5. Heat Pump Integration

Heat pump technology is nothing new in commercial HVAC. But the technology is advancing quickly, and modern inverter systems with variable motor speeds are now available at commercial scale.

We expect to see heat pumps become more popular than ever, especially in colder climates that have relied on traditional boiler technology for heating.

The shift towards heat pumps can cut emissions dramatically, with some heat pumps being up to 65% more efficient than conventional HVAC systems.

Not only are heat pumps more efficient, they are very simple devices with low maintenance and installation requirements. That allows commercial installation teams to deliver better results with a shorter turnaround time, improving profits in the process.

6. Green Refrigerant Alternatives

The commercial HVAC industry has traditionally relied on highly toxic and harmful hydrofluorocarbon (HFC) refrigerants. These chemicals are cheap to manufacture and can produce a significant temperature differential, which is crucial when heating and cooling large spaces.

But HFCs are also harmful to the environment, difficult to handle and they can be toxic if the system develops a leak. The industry has been shifting away from HFCs for some time, but this trend is set to explode in 2024.

Research into green alternatives is producing non-HFC compounds with a lower global warming potential. Some of the leading contenders include chemicals like ammonia, carbon dioxide, propane and even water.

But the reigning champion of future-proof refrigerant alternatives is geothermal power.

Geothermal heat pumps use the thermal mass of the earth to heat and cool spaces. These systems are simple, low-maintenance and very effective, and they’re becoming increasingly popular at commercial scale.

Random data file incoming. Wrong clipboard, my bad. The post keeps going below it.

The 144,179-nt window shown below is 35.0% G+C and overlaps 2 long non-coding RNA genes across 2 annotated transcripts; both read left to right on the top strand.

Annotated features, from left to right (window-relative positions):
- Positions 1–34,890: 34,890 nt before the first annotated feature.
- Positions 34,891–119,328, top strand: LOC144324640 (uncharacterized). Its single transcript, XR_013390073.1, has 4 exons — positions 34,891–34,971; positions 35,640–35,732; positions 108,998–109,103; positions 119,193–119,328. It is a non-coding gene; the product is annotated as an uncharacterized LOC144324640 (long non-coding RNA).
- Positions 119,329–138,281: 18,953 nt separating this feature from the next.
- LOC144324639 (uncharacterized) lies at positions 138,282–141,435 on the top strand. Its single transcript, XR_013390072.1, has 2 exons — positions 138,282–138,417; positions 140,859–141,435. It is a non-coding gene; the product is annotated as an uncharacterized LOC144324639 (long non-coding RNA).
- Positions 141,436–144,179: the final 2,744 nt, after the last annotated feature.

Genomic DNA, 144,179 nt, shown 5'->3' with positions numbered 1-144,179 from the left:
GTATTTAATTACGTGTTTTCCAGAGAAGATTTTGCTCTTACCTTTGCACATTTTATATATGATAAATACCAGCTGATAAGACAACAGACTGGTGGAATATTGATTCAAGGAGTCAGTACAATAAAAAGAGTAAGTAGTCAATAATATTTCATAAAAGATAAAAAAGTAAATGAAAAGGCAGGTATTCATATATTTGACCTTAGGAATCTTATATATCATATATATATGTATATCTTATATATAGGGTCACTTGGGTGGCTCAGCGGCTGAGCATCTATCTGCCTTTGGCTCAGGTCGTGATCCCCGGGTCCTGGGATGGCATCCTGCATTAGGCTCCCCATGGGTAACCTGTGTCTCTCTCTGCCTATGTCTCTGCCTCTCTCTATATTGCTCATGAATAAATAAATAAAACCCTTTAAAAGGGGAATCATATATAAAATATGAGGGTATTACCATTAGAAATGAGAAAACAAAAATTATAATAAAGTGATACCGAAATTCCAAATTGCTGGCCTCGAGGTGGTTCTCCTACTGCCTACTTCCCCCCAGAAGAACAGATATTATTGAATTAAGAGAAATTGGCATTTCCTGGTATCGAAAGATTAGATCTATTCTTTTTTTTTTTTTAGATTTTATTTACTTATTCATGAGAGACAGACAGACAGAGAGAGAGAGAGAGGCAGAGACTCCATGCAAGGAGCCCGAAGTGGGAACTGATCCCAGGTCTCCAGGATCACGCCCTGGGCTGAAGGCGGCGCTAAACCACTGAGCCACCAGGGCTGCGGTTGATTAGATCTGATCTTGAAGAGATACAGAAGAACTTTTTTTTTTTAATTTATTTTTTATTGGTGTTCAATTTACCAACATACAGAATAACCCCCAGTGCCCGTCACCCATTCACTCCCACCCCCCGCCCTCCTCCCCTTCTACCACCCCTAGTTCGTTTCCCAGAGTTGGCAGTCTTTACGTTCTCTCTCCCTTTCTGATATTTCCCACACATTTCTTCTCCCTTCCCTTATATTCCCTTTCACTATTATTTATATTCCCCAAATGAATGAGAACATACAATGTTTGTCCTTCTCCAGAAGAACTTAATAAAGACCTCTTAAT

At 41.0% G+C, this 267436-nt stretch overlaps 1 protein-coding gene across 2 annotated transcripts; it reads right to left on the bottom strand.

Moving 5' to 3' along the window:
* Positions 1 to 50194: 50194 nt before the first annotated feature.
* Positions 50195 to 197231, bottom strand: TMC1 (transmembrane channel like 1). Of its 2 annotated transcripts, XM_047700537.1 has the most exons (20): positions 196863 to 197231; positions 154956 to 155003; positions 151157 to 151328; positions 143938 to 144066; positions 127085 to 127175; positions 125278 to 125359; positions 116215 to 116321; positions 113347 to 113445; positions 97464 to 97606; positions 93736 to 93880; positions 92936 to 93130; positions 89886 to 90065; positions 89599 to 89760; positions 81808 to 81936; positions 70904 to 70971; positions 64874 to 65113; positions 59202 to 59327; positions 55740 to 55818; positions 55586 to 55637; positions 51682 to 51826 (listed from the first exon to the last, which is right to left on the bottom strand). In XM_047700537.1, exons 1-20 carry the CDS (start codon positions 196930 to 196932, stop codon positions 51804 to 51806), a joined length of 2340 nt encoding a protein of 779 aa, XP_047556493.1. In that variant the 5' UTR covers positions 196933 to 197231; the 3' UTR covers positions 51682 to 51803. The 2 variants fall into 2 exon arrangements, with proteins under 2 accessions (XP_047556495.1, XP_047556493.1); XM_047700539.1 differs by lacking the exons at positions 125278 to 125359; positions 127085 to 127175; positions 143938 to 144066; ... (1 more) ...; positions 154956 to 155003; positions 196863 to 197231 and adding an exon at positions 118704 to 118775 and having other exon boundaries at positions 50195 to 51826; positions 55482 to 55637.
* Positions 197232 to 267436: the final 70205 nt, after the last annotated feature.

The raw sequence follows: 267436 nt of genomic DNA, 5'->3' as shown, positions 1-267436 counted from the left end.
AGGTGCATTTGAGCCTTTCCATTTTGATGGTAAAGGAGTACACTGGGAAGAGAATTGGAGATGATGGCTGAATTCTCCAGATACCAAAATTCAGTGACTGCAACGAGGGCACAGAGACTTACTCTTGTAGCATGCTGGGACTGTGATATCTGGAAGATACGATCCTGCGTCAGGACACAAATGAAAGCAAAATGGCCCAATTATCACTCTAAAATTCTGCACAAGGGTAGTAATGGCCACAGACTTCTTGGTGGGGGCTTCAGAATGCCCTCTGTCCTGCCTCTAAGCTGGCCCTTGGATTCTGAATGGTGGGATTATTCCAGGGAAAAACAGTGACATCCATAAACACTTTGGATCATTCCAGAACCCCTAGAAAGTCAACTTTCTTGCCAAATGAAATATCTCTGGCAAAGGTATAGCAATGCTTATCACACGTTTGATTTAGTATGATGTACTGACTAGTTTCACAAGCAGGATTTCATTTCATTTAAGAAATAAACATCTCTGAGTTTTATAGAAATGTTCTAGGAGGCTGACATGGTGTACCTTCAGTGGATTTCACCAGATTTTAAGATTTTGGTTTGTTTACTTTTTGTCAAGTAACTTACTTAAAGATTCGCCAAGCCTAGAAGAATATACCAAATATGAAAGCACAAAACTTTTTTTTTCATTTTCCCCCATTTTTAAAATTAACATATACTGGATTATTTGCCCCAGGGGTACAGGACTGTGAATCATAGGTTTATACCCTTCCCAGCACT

7. HVAC as a Subscription Service

Maintenance is one of the biggest challenges that comes with commercial HVAC systems. When you have an entire building to manage, keeping up with maintenance requirements for thousands of HVAC components is challenging.

The answer to this problem is HVAC as a service.

This new business model asks building managers to pay a regular fee that covers the installation, service and repair of HVAC systems. This is providing major benefits, including:

  • Reduced upfront costs – The installation company is able to spread the cost of the installation across years worth of subscription fees.
  • Improved system lifespan – Regular maintenance can extend the life of HVAC equipment by decades.
  • Greater energy efficiency – A well-maintained HVAC system will consume less energy. When you are dealing with building-wide HVAC systems, this can result in substantial long-term savings.
  • Improved upgradability – Replacing an old HVAC system is a major expense. With subscription models, it is possible to upgrade HVAC components one at a time when they reach the end of their service life.
Home Base Project Team
Home Base Project Team
At The Home Base Project, we offer practical, real-life tips and inspiration about DIY, decorating and gardening. The Home Base Project provide the best information about home renovation and design, connecting home design enthusiasts and home professionals across the world.